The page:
Lit­tle voices still have plenty to say de­spite din of the block­buster

Yorkshire Post - Culture & The Guide - - STAGE - TONY EARN­SHAW

Hands up if you queued at your lo­cal mul­ti­plex last week to see a slice of over­priced and un­der­whelm­ing Hol­ly­wood fluff. Hands up again if the film you watched was play­ing on not one, not two but three screens.

That’s the re­al­ity of the ’plex cir­cuit th­ese days. The stu­dios call the shots and the ex­hibitors line up to swamp their cinemas with big (and not nec­es­sar­ily qual­ity) movies. It’s get­ting harder to nav­i­gate a safe route through the rocky shoals of high-con­cept prod­uct. And with art­house venues com­ing un­der in­creas­ing pres­sure to make a buck even the hardi­est in­de­pen­dent pic­ture palace finds it hard to show what it wants. In­stead the pu­rity of the pro­gramme is of­ten com­pro­mised by com­mer­cial in­ter­jec­tions.

But when it comes to cov­er­ing costs, pu­rity doesn’t come into it. The bal­anc­ing act is not in over­whelm­ing the pro­gramme – giv­ing au­di­ences a lit­tle bit of fluff along­side what they re­ally want.

So I was de­lighted to hear that two low-bud­get projects have been pick­ing up gold at fes­ti­vals near and far. Manch­ester-based Ian Ver­non’s com­edy drama Best Lit­tle Whore­house in Rochdale scooped Best Fea­ture at the Lon­don In­de­pen­dent Film Fes­ti­val. Mean­while Dan Hart­ley’s deeply per­sonal fam­i­ly­ori­en­tated tale Lad: A York­shire Story has gone down a storm… in Texas. At the Hous­ton World­Fest Hart­ley’s story of a Dales boy and his park ranger men­tor nabbed awards for best film, best ac­tor, best sup­port­ing ac­tor and best cin­e­matog­ra­phy. Not bad for a film none of the ma­jor dis­trib­u­tors would touch.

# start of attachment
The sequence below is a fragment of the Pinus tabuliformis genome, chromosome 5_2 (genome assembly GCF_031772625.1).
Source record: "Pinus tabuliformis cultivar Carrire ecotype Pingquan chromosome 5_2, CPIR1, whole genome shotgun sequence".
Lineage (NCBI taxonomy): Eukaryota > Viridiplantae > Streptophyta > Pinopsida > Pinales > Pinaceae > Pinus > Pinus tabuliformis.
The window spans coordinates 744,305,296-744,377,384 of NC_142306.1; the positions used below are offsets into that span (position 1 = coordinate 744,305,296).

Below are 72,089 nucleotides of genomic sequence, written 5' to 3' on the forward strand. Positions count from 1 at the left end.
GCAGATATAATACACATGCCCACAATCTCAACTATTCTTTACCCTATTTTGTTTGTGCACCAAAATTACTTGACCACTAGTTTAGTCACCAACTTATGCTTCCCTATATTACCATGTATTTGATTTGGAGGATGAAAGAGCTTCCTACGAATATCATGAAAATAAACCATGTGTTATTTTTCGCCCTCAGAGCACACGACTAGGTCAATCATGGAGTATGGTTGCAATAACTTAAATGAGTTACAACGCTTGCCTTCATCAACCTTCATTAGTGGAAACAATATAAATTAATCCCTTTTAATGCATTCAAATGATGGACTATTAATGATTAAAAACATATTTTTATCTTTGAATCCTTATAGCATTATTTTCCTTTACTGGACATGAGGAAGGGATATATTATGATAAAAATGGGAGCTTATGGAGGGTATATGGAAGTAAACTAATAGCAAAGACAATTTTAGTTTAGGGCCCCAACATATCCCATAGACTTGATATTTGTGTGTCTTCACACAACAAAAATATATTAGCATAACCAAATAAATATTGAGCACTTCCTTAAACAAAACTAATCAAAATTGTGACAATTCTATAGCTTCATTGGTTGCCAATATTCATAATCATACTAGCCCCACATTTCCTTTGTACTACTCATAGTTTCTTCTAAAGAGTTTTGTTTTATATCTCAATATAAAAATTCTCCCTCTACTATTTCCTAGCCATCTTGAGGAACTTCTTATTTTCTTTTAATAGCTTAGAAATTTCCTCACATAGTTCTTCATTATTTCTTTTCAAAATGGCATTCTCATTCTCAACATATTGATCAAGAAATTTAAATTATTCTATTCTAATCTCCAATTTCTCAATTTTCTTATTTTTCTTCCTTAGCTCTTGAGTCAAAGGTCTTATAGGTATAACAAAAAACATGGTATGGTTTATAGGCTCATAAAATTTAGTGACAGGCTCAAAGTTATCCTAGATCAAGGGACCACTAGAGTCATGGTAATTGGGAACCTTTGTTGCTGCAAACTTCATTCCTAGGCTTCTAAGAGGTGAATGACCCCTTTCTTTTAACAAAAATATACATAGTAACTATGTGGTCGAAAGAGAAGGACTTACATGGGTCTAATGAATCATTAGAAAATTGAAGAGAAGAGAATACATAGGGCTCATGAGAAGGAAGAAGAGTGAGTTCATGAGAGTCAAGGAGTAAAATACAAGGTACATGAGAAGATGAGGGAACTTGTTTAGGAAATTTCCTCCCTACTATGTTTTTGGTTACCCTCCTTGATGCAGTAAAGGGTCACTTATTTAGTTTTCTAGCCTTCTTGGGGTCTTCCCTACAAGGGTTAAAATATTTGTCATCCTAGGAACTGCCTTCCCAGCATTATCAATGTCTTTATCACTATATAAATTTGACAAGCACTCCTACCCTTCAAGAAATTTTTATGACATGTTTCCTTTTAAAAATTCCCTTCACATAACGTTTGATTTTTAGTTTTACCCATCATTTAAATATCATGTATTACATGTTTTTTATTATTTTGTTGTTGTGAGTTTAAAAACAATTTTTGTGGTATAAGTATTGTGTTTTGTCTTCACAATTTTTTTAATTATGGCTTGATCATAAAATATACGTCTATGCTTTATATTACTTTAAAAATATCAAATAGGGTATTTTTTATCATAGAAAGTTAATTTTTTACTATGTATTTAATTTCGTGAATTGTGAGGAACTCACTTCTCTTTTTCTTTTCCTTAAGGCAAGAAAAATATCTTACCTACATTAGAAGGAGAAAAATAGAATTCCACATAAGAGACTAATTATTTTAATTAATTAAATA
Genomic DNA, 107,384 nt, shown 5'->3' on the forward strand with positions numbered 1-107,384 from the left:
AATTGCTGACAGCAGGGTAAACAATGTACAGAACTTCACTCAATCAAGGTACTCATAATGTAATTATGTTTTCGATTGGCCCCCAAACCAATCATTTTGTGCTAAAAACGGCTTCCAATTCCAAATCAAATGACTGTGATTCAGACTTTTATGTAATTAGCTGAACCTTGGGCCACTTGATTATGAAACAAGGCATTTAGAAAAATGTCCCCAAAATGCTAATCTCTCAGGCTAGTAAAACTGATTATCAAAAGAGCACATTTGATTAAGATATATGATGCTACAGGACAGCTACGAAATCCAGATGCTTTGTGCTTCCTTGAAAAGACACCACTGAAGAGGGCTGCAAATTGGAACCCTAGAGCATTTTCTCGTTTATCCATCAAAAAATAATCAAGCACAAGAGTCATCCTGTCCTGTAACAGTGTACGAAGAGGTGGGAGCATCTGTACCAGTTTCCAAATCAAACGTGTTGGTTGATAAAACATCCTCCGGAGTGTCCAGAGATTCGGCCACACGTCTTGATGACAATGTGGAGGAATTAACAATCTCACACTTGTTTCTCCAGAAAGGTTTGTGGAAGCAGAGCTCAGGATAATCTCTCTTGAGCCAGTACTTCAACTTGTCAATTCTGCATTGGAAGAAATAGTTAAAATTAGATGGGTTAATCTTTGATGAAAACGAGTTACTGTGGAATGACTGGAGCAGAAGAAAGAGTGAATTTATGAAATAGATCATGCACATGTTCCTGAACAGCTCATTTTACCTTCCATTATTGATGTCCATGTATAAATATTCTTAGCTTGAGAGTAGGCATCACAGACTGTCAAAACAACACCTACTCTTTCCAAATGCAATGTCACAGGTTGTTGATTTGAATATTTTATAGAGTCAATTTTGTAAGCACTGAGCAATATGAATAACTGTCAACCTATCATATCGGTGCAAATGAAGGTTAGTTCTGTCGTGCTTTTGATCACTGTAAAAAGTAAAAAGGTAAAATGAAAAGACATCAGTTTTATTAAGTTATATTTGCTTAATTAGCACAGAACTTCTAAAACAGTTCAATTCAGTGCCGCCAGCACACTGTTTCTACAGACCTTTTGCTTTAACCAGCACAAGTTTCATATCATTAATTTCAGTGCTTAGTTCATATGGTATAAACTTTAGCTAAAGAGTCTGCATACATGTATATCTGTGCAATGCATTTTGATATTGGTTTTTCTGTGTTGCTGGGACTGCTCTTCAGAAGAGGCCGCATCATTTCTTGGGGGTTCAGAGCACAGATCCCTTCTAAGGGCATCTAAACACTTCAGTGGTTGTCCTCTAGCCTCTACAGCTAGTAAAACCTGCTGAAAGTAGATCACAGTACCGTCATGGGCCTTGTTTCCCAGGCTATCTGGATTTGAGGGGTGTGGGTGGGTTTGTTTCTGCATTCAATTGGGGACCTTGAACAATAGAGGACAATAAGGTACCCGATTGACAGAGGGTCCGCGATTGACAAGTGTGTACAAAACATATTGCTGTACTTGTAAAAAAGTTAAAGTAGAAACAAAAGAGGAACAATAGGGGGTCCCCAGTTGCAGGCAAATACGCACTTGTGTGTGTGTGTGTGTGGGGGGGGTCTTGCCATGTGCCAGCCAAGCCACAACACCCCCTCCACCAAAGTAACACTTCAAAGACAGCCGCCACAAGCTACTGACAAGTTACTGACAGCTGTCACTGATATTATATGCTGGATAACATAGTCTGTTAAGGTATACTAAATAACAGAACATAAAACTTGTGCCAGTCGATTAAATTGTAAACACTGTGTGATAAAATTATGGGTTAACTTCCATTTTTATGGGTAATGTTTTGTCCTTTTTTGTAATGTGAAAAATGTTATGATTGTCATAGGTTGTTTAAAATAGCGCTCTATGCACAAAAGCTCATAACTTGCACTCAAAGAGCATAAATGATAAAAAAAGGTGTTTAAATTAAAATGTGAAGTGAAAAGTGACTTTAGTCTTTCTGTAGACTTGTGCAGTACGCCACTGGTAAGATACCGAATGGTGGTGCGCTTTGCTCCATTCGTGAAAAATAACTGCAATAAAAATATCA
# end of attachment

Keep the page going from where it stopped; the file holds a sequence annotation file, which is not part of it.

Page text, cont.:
So many emerg­ing film­mak­ers have to box clever th­ese days. Ver­non’s film has been on the fes­ti­val cir­cuit for a while as he di­vides his time be­tween the Pen­nines and Los An­ge­les. He’s bat­tled to get it seen and the glory sits on his man­tel­piece for all to see.

Hart­ley is just be­gin­ning the same jour­ney. Yet it’s the same bat­tle he will fight, the same re­wards he will pur­sue. Gongs and glory don’t pay the bills but both Ver­non and Hart­ley will agree that ap­pro­ba­tion counts for a lot. And if it means trav­el­ling to the Deep South to get it, so be it.

Empty block­busters act like a mes­meric mag­net to so many peo­ple. Bam­boo­zled by mer­chan­dis­ing, TV ad cam­paigns, on­line mar­ket­ing and friendly film mag­a­zines with a vested in­ter­est in sell­ing copies, they feel al­most hon­our-bound to see the lat­est piece of over-hyped tat.

The trick is to seek out the stuff that makes the grade de­spite bud­getary lim­i­ta­tions. The films with spirit and a will to over­come the chal­lenges of in­tran­si­gence and in­dif­fer­ence. Films that touch the heart or the funny bone – films that mean some­thing.

Ver­non’s lat­est, a post D-Day drama called The War I Knew, is close to com­ple­tion. As for Hart­ley, he’s surf­ing the wave of ap­pre­ci­a­tion for a lit­tle film that dared to think big.

Good luck to both of them, say I.

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